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What makes an effective MAT?

Ambition School Leadership has conducted a three-phase project investigating the characteristics of high-performing multi-academy trusts (MATs).

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Date published 09 November 2017

Last updated 21 March 2024

This summary explores part one of our release of this research: a quantitative analysis of 402 MATs with four or more schools.

Download the research to see the findings in full.

It was designed to identify the trusts that have exhibited sustainable growth and to understand their characteristics. We defined sustainable growth as maintaining or improving performance while increasing in size.

We took a holistic view of each trust, looking at a range of characteristics. With these in mind, we asked the following questions:

  • Which multi-academy trusts are effective?
  • Which characteristics are associated with effectiveness?

Which trusts are effective?

For this analysis, we defined ‘effectiveness’ in terms of:

  • Pupil progress at Key Stage 2 and Key Stage 4
  • Improvement in value-added over time
  • Attainment of disadvantaged pupils compared to non-disadvantaged pupils and all pupils nationally
  • Whether any schools are rated inadequate
  • Whether they have a sustainable central function

What are the characteristics of a high-performing trust?

We identified 69 trusts that were high-performing.

Data relating to the size, phases, school types, pupil characteristics, geographical spread and rate of growth of 402 MATs was used to examine how well MATs performed in terms of pupil outcomes, school improvement, outcomes for disadvantaged pupils, and financial sustainability.

Across these high-performing trusts there is a mix of phases, school types and of sizes. 14 of the trusts have experienced rapid growth.

This suggests that there is not a single structural feature that is conducive to sustainable growth.


Key findings

There are a number of key findings relating to the different structural characteristics of MATs:


There is no clear relationship between pupil progress at Key Stage 2 or 4 and isolation. As smaller trusts are typically more tightly clustered and growing trusts show some evidence of reducing isolation over time, it may be that isolation becomes less common in the system regardless of any link to school performance.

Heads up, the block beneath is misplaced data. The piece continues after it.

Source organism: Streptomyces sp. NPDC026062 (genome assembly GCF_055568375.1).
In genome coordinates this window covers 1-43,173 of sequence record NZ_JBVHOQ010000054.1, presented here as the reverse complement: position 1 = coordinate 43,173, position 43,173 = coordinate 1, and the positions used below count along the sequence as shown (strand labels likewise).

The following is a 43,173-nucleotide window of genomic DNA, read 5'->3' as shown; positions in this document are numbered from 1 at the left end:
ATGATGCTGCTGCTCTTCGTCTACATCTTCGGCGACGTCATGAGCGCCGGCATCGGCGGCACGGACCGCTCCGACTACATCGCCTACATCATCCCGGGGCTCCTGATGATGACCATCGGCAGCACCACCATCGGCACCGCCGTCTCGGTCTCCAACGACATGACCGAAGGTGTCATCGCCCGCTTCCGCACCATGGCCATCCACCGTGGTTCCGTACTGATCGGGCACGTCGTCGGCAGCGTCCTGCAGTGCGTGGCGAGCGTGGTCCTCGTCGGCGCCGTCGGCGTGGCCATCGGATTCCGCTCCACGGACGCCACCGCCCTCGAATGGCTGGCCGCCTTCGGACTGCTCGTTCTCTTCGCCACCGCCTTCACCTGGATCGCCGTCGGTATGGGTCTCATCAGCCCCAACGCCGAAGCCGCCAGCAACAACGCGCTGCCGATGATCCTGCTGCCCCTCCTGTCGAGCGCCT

School type

Trusts with more sponsored academies exhibit slightly better improvements over time, in line with the purpose of sponsorship being to improve school performance. Trusts with more converter academies exhibit higher overall pupil premium attainment, in line with the fact that historically these academies had to exhibit good performance in order to convert.

Rate of growth

There is mixed evidence about the connection between growth and performance. Trusts that have grown rapidly are more likely to show good improvements at Key Stage 2, which may reflect them taking on schools requiring improvement. However, their current Key Stage 2 performance is mixed with rapidly growing trusts more likely to be above average for writing progress but below average for reading.

Trusts that have grown rapidly are more likely to have schools rated 'inadequate' and schools with relatively high expenditure. This may reflect the fact that trusts are encouraged to take on lower performing schools as sponsored academies, but could also indicate the trusts have not been able to offer sufficient support to improve these schools.

Phase mix

There is some evidence that trusts with a mix of phases are more likely to show improvements in performance at Key Stage 2 and 4 than those working in a single phase. The analysis did not identify the reason for this pattern and we think this is worth further investigation.


Our research shows there is no consistent combination of characteristics that makes the difference when it comes to running a sustainable multi-academy trust (MAT). Creating an effective MAT is a complex process - no single characteristic is consistently associated with success.

In a separate phase of our research we have conducted in-depth case studies with high-performing MATs at different stages of growth. Bringing together the findings from these strands of research, we have developed the following hypothesis:

It is the coherence of a MAT’s vision, strategy and operations that predicts success.

It takes an effective leader to translate their vision for a MAT into positive pupil outcomes. Research has already shown that effective leaders are at the heart of great schools that transform children’s lives. The final phase of this research will investigate how MAT leaders can create high-performance across schools.

Next steps

This is the first release of our project looking at MAT effectiveness. Look out for the next part in 2018.

We are using the case studies from a concurrent phase of this project to inform our training for executive leaders, Executive Educators.

Download the research to see the findings in full.

This article originally appeared on the website of Ambition School Leadership. In March 2019, the Institute for Teaching merged with Ambition School Leadership to form Ambition Institute.

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